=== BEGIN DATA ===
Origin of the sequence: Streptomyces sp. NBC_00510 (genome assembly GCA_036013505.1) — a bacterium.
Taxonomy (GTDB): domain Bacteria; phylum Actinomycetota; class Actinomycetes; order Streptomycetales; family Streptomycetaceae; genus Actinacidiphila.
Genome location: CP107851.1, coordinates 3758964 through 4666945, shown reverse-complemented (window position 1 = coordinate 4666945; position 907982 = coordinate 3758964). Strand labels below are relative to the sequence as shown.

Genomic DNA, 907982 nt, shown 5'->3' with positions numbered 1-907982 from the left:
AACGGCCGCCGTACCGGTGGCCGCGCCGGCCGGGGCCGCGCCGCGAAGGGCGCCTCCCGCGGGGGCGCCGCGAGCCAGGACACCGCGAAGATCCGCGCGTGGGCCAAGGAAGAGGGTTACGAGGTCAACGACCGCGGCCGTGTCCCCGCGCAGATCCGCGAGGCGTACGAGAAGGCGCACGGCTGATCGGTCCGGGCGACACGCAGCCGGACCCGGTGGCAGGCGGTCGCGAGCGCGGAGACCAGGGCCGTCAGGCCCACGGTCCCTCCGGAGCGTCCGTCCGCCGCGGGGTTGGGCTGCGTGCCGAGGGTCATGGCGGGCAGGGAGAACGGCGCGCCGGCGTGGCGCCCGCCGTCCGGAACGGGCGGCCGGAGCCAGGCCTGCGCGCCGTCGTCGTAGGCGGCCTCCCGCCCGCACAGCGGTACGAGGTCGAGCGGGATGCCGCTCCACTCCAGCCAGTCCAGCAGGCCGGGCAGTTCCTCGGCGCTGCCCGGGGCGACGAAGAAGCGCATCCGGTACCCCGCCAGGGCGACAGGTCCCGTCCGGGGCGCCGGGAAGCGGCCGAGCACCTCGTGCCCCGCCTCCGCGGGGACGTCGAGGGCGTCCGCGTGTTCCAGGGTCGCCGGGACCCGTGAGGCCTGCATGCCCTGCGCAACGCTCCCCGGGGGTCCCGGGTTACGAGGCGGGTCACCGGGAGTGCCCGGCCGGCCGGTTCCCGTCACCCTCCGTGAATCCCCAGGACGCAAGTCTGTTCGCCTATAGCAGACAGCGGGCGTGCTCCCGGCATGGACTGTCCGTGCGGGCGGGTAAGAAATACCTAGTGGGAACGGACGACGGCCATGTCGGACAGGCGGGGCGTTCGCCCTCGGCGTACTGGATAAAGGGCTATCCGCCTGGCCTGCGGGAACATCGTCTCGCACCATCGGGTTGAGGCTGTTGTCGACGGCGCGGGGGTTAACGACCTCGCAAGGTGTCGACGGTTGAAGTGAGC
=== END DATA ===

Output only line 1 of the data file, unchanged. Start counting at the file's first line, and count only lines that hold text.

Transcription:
Origin of the sequence: Streptomyces sp. NBC_00510 (genome assembly GCA_036013505.1) — a bacterium.